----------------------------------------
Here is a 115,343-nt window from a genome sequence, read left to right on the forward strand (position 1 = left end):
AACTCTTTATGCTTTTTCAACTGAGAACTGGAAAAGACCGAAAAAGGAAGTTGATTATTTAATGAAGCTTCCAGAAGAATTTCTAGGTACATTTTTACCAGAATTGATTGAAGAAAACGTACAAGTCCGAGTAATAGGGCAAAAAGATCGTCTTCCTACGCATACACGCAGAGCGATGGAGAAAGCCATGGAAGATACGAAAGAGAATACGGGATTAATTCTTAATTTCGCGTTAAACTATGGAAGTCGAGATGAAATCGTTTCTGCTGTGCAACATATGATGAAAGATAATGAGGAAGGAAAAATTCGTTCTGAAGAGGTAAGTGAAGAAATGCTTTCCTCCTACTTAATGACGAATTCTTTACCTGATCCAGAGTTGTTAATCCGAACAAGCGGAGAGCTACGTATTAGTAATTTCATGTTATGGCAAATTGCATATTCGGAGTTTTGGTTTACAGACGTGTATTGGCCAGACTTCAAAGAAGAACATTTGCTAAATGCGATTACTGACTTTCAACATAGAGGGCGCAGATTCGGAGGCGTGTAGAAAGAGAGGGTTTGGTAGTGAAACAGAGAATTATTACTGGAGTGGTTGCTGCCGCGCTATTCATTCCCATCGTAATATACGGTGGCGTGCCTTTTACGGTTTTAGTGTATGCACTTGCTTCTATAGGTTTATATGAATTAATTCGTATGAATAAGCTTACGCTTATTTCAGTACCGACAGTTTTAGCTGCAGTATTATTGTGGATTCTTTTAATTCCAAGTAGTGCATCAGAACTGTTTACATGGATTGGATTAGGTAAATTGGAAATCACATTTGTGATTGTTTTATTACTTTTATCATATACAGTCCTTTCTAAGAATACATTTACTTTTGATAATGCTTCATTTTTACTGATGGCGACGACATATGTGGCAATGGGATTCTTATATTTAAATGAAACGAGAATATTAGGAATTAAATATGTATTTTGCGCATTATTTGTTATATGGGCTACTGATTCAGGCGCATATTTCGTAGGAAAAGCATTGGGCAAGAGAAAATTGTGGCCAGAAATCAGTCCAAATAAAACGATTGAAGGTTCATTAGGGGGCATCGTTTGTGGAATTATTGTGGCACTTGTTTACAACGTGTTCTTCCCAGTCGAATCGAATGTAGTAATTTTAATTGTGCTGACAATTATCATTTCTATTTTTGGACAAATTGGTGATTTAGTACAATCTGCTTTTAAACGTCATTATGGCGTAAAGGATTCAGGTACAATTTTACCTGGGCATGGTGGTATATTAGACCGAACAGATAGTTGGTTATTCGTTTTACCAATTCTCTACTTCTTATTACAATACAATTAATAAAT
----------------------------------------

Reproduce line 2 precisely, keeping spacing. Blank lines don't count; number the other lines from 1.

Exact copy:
AACTCTTTATGCTTTTTCAACTGAGAACTGGAAAAGACCGAAAAAGGAAGTTGATTATTTAATGAAGCTTCCAGAAGAATTTCTAGGTACATTTTTACCAGAATTGATTGAAGAAAACGTACAAGTCCGAGTAATAGGGCAAAAAGATCGTCTTCCTACGCATACACGCAGAGCGATGGAGAAAGCCATGGAAGATACGAAAGAGAATACGGGATTAATTCTTAATTTCGCGTTAAACTATGGAAGTCGAGATGAAATCGTTTCTGCTGTGCAACATATGATGAAAGATAATGAGGAAGGAAAAATTCGTTCTGAAGAGGTAAGTGAAGAAATGCTTTCCTCCTACTTAATGACGAATTCTTTACCTGATCCAGAGTTGTTAATCCGAACAAGCGGAGAGCTACGTATTAGTAATTTCATGTTATGGCAAATTGCATATTCGGAGTTTTGGTTTACAGACGTGTATTGGCCAGACTTCAAAGAAGAACATTTGCTAAATGCGATTACTGACTTTCAACATAGAGGGCGCAGATTCGGAGGCGTGTAGAAAGAGAGGGTTTGGTAGTGAAACAGAGAATTATTACTGGAGTGGTTGCTGCCGCGCTATTCATTCCCATCGTAATATACGGTGGCGTGCCTTTTACGGTTTTAGTGTATGCACTTGCTTCTATAGGTTTATATGAATTAATTCGTATGAATAAGCTTACGCTTATTTCAGTACCGACAGTTTTAGCTGCAGTATTATTGTGGATTCTTTTAATTCCAAGTAGTGCATCAGAACTGTTTACATGGATTGGATTAGGTAAATTGGAAATCACATTTGTGATTGTTTTATTACTTTTATCATATACAGTCCTTTCTAAGAATACATTTACTTTTGATAATGCTTCATTTTTACTGATGGCGACGACATATGTGGCAATGGGATTCTTATATTTAAATGAAACGAGAATATTAGGAATTAAATATGTATTTTGCGCATTATTTGTTATATGGGCTACTGATTCAGGCGCATATTTCGTAGGAAAAGCATTGGGCAAGAGAAAATTGTGGCCAGAAATCAGTCCAAATAAAACGATTGAAGGTTCATTAGGGGGCATCGTTTGTGGAATTATTGTGGCACTTGTTTACAACGTGTTCTTCCCAGTCGAATCGAATGTAGTAATTTTAATTGTGCTGACAATTATCATTTCTATTTTTGGACAAATTGGTGATTTAGTACAATCTGCTTTTAAACGTCATTATGGCGTAAAGGATTCAGGTACAATTTTACCTGGGCATGGTGGTATATTAGACCGAACAGATAGTTGGTTATTCGTTTTACCAATTCTCTACTTCTTATTACAATACAATTAATAAAT